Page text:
All #relationships have conflict. It is a natural part of being human and growing together in intimate #relationships. We learn and grow individually and as a couple by moving through conflict. I often tell my clients that it is not whether you get into conflicts or not that matters (because it’s a given that you will) it’s about how you handle conflict over time. Couples that work on it, can get much better at dealing with conflict. Arguments that may have lasted days or weeks will last only hours and then mere minutes because couples get so adept at working together at resolving them. Below I’ve listed some basic skills to try when a conflict arises. These can be launching points from which to view your conflicts differently and respond in new ways.
These tips are not meant to resolve long-standing, deeply ingrained issues in #relationships. Nor do they apply to situations of abuse or cruelty. These are presented as loose guidelines for couples seeking basic skills for moving through conflict more easily. Couples’ therapy can be a very effective way to develop more skills, establish new patterns of relating and reinforce strengths in a #relationship as well as address challenging topics that can’t be successfully handled at home.
1. View your spouse as a partner not the enemy. Often times couples get caught in a right versus wrong dynamic that can permeate almost every disagreement. Recognize that what your spouse is saying may be true for them. If she says, “you didn’t even help me clean the house before the guests came” try to hear her underlying message of “I needed more help”. It tends to be a knee jerk reaction to get defensive and want to list everything you DID do in order to prove she is wrong. What good does that really do? Instead, I encourage clients to validate their partners feelings such as “I didn’t know you felt that way. I’m sorry. You must have been so worn out”. Express caring to your partner and give them the benefit of the doubt. Maybe they aren’t trying to attack you but are feeling so overwhelmed and hurt it’s coming out that way. I can’t stress the importance of this enough. This type and quality of listening to your partner has the potential to bring you closer immediately.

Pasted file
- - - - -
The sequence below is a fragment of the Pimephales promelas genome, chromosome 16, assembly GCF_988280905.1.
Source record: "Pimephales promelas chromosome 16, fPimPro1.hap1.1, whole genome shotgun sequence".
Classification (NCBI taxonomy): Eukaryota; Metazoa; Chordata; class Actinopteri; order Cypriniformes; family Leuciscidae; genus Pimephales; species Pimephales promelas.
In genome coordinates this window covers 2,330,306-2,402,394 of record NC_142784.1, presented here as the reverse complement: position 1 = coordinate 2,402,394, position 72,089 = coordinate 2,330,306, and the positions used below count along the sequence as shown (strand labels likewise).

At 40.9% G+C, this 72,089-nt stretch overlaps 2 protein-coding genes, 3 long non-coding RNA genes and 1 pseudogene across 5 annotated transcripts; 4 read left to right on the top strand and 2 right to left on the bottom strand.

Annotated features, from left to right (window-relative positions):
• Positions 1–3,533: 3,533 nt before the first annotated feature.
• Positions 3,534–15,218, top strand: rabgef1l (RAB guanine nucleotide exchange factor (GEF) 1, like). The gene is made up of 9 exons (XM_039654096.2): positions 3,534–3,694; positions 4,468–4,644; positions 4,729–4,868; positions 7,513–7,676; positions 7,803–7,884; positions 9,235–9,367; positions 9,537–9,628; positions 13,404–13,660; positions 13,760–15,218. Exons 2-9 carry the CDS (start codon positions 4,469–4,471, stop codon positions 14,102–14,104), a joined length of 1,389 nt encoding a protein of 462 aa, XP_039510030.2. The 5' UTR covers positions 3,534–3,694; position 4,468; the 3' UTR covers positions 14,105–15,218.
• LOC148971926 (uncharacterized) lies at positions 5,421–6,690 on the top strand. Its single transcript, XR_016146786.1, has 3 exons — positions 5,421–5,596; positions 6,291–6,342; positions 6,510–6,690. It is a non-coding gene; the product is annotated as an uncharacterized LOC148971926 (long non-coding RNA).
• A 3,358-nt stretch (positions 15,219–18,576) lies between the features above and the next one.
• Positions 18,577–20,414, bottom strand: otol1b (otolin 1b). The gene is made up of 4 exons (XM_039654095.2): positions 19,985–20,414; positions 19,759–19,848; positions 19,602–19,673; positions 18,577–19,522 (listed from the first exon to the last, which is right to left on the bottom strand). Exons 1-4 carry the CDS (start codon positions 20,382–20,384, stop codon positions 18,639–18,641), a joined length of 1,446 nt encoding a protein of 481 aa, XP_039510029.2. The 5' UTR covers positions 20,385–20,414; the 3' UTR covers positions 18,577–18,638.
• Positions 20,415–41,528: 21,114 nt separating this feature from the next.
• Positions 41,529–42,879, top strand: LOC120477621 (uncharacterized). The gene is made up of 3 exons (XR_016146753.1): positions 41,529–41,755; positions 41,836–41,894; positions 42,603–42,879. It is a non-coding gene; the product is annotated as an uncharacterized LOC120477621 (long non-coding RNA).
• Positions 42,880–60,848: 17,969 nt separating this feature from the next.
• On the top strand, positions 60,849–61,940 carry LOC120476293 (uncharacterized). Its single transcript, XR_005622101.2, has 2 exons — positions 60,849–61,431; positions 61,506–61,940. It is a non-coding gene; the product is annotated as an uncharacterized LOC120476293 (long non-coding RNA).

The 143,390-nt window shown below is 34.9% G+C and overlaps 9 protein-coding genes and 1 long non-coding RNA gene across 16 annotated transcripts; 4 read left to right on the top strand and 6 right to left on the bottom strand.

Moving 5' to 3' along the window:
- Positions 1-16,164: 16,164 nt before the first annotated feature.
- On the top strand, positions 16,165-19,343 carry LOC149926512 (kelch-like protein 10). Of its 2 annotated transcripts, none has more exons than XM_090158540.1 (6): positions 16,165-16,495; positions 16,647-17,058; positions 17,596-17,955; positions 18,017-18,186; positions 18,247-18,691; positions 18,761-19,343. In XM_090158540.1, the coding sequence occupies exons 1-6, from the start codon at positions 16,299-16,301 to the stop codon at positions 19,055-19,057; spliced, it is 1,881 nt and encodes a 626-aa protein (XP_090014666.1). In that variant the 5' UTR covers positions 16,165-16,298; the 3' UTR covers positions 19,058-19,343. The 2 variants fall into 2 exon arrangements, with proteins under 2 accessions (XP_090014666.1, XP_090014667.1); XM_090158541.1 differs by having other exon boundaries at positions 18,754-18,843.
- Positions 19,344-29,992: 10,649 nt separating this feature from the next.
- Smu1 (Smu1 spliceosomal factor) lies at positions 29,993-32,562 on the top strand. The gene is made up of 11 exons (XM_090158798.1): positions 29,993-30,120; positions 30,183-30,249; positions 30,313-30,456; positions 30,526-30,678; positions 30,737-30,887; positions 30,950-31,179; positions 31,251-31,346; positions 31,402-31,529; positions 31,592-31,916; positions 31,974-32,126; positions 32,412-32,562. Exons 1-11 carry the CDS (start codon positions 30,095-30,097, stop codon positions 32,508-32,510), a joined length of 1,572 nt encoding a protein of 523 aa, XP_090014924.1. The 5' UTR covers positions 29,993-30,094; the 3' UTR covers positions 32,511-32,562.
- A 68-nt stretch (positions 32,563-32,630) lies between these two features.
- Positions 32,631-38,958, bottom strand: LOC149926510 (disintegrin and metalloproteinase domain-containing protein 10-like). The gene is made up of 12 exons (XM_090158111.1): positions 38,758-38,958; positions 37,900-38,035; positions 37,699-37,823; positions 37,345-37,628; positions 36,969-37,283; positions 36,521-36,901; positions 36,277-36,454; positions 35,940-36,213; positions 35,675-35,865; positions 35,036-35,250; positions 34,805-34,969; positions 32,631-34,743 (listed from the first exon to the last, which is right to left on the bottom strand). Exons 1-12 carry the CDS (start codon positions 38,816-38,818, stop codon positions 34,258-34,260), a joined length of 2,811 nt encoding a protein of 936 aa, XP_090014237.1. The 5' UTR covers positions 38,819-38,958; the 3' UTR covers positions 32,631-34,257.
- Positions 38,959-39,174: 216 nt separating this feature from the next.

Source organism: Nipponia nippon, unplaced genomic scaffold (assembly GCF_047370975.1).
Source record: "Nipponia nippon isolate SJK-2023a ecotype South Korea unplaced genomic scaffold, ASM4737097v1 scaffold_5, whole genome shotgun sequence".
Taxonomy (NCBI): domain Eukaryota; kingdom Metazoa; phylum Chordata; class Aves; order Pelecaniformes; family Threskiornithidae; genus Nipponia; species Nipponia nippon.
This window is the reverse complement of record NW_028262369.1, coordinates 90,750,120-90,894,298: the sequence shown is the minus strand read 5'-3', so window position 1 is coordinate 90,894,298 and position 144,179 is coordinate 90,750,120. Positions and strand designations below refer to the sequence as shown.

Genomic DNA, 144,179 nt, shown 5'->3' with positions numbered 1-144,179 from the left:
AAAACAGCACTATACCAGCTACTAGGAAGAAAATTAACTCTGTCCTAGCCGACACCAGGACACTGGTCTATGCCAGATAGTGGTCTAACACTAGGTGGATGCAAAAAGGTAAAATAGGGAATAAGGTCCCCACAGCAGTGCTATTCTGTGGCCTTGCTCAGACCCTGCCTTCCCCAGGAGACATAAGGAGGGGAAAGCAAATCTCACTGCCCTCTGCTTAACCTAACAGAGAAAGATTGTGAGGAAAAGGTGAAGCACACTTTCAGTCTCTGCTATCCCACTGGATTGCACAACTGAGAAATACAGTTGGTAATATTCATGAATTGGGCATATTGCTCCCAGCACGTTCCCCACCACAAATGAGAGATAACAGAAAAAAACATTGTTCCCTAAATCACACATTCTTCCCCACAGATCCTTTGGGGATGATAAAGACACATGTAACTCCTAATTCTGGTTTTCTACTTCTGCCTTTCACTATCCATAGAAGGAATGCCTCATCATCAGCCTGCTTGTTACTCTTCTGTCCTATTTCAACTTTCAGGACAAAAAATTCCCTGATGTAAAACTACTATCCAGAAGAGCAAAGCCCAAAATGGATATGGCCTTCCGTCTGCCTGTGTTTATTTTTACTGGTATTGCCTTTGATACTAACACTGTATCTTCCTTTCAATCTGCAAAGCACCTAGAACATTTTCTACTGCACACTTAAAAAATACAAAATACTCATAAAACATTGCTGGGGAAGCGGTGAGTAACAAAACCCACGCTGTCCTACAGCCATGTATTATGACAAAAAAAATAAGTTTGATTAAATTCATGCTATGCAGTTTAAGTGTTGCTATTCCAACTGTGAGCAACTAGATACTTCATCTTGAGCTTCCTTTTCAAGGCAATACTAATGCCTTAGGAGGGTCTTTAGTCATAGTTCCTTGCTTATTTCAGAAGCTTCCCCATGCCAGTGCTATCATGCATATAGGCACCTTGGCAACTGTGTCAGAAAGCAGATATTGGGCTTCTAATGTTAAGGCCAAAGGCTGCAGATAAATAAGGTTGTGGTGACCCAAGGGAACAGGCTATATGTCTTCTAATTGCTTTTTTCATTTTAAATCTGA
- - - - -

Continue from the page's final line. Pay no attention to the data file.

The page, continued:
2. Look at the larger picture versus this one infraction. It’s important to keep the positives about your spouse close to you at all times. It’s easy to get caught up in small disagreements to the point that they feel much bigger than they need to. Take some time to journal or think about when you first met, times you’ve felt especially close, ways your life would be negatively impacted if they were gone. Visit these thoughts regularly in order to strengthen them. These positive feelings will help give you much needed perspective when an argument ensues. It can work like warm water on ice, melting the problem down to almost nothing.
3. Identify what you can change in yourself. When couples first enter therapy with me it is more common than not that they have a long list of complaints about their partner. The woman may say that her partner is distant, detached, works too much etc. Her partner may complain that she nags, is too needy, is a perfectionist. Where I see the most change within a couple is when one person starts to take responsibility for their part in the problem. The focus shifts from the other person to a look inward. The questions to ask are, “what can I control? What can I do differently? How can I get my needs met even if the other person can’t change right now?” This usually creates a snowball effect in which both people in the #relationship start to take more responsibility for their behavior thus changing the dynamic for the better.
In short, your partner is your ally. Remember the good times and the positive history you have together. Own your part of the conflict and validate your partner’s feelings. Many smaller conflicts arise out of everyday, normal stressors. We need to support each other in our #relationships and realize that we’re in this together.
Tana J. DeSouza, LMFT is a practicing marriage and family therapist with an office in South Pasadena, CA. To schedule a consultation or an appointment, she can be reached at email@example.com or (626) 319-7028.
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